Drill (performance) 2016; Weight (installation) 2016
Drill, 2016. 20 minute performance. South New Brighton School students and friends, life jackets, yellow duct tape (pictured above, photo: Naomi Haussman)
Weight, 2016. New Brighton Sea Water, PVC tanks, pumps.
Courtesy of the artist
School children in bright yellow life jackets standing in formation. Melissa Macleod’s Performance, Drill, relocates a snapshot of what is practised at South New Brighton School; students completing an emergency tsunami drill. This is a necessary and basic response to the recent earthquakes and tsunami warnings. Through repositioning this ‘normal’ coastal activity inland this work aims to create an awareness of daily life in the East, unseen by other areas of Christchurch.
Sitting in tandem with Drill, the installation, Weight, explores a further layer in connection with the sea and coastal existence. Determined by capturing tidal water that overflows the gutters, Weight responds to the effects of lowered land (post earthquakes) and increasing sea levels. The water tanks in the Mair Gallery have been filled with the sea - an amount measured in relation to the King Tide that regularly covers the road on the street corner near Melissa’s house.
While the sea represents a vital part of life for some in Brighton, it is equally an unmeasurable force that demands respect, and increasingly the burden of excess water is becoming an issue that needs serious attention. With climate models predicting increasing temperatures and with them rising sea levels, it could be that New Brighton, like many coastal communities, becomes uninhabitable in the foreseeable future. Its residents who have remained since the quakes, despite the liquefaction and compromised infrastructure, may be forced to relocate to higher ground. Given the lower socio-economic status of the area, the population could become some of the first of Aotearoa’s climate refugees.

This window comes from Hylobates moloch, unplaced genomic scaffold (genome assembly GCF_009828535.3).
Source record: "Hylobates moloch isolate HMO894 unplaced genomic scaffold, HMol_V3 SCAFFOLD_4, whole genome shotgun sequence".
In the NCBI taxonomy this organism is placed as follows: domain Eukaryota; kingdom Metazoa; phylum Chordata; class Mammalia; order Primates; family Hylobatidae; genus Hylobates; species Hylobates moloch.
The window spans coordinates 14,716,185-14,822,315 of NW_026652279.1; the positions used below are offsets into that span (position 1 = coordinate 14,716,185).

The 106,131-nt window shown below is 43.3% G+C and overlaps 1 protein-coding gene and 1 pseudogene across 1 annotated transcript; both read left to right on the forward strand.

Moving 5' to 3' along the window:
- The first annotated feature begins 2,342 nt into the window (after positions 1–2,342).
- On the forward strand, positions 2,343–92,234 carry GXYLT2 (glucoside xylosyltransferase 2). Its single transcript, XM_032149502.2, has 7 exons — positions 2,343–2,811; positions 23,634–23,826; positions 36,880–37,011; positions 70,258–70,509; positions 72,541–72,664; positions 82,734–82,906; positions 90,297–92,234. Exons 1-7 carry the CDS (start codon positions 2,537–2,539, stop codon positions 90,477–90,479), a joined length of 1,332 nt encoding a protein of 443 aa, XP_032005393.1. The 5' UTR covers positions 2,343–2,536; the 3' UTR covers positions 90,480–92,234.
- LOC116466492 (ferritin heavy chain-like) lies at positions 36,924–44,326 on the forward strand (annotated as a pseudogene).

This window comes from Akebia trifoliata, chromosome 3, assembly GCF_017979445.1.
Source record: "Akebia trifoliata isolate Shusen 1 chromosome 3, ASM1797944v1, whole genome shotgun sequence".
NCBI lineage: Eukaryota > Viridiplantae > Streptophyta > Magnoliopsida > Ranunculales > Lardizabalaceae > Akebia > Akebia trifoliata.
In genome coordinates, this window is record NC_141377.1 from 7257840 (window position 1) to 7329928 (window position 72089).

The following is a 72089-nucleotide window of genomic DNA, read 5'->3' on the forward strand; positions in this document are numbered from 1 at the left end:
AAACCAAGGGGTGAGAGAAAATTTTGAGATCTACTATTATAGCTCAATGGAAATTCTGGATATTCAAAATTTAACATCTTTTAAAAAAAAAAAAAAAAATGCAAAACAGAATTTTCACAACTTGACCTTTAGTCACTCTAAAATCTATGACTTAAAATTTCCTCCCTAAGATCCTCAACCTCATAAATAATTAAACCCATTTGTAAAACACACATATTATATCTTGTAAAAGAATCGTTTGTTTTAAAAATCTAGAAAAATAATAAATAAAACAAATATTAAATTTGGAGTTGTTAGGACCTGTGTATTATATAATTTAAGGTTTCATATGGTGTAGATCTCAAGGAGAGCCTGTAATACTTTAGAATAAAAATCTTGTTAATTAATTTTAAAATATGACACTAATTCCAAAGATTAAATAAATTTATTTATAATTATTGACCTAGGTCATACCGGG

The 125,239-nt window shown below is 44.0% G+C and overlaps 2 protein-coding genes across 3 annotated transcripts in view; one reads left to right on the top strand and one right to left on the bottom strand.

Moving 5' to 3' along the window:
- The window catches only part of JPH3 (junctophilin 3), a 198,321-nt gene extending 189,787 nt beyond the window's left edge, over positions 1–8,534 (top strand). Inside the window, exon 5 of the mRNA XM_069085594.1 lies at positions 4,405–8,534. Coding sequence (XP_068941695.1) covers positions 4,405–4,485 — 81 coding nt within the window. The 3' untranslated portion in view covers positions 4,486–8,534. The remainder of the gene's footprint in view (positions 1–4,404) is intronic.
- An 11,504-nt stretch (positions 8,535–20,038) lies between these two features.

If the rate of sea level change continues as predicted, this will be within the lifetimes of today’s children. We are already seeing our neighbours in the Pacific inundated by rising tides. By perpetuating our current, carbon heavy lifestyle without thought, what future are we handing to the next generation? Can we continue only equipping them with temporary buoyancy aids for a future in which they’ll need to learn to swim through storms rougher than those we can currently imagine? Through the depositing of this physical and psychological load onto the CoCA floor, Weight aims to share the burden and bring focus to one of numerous current concerns circumventing coastal communities.
Sometimes you cross paths with someone you don’t expect to learn anything from. That throws you. On Sunday I had 3 trips to the local garage to use the compressor. My car was packed with leaking inner tubes. Grey from tire dust, I had to explain myself. He might be 22.
I said - I am making this work filling these 3 tanks but having to displace water due to the bloody gallery floor loading. He said- helium is lighter than air. I have to work within my means. I have the air easily accessible here. I have been running around like a nutter enough as it is. He said true, but kept thinking of helium. The inclusion of these inflated tires is making me feel sick actually. I really hate not being truthful with the materials. But you will let people know? Right now only you know. But it is actually more interesting that the actual weight of the water is too heavy, that it would break the floor that one flood is too much. Out of limitation often comes the most interesting part you know. You have to be honest with people.
He gave me cello tape for the leaks. It worked surprisingly well.
CoCA and Melissa Macleod would like to extend thanks to:
University of Canterbury Biology Department
South New Brighton School
New Brighton Fire Department
The Tire General (Blenheim Road)
South Shore Service Station (New Brighton)
All the performance participants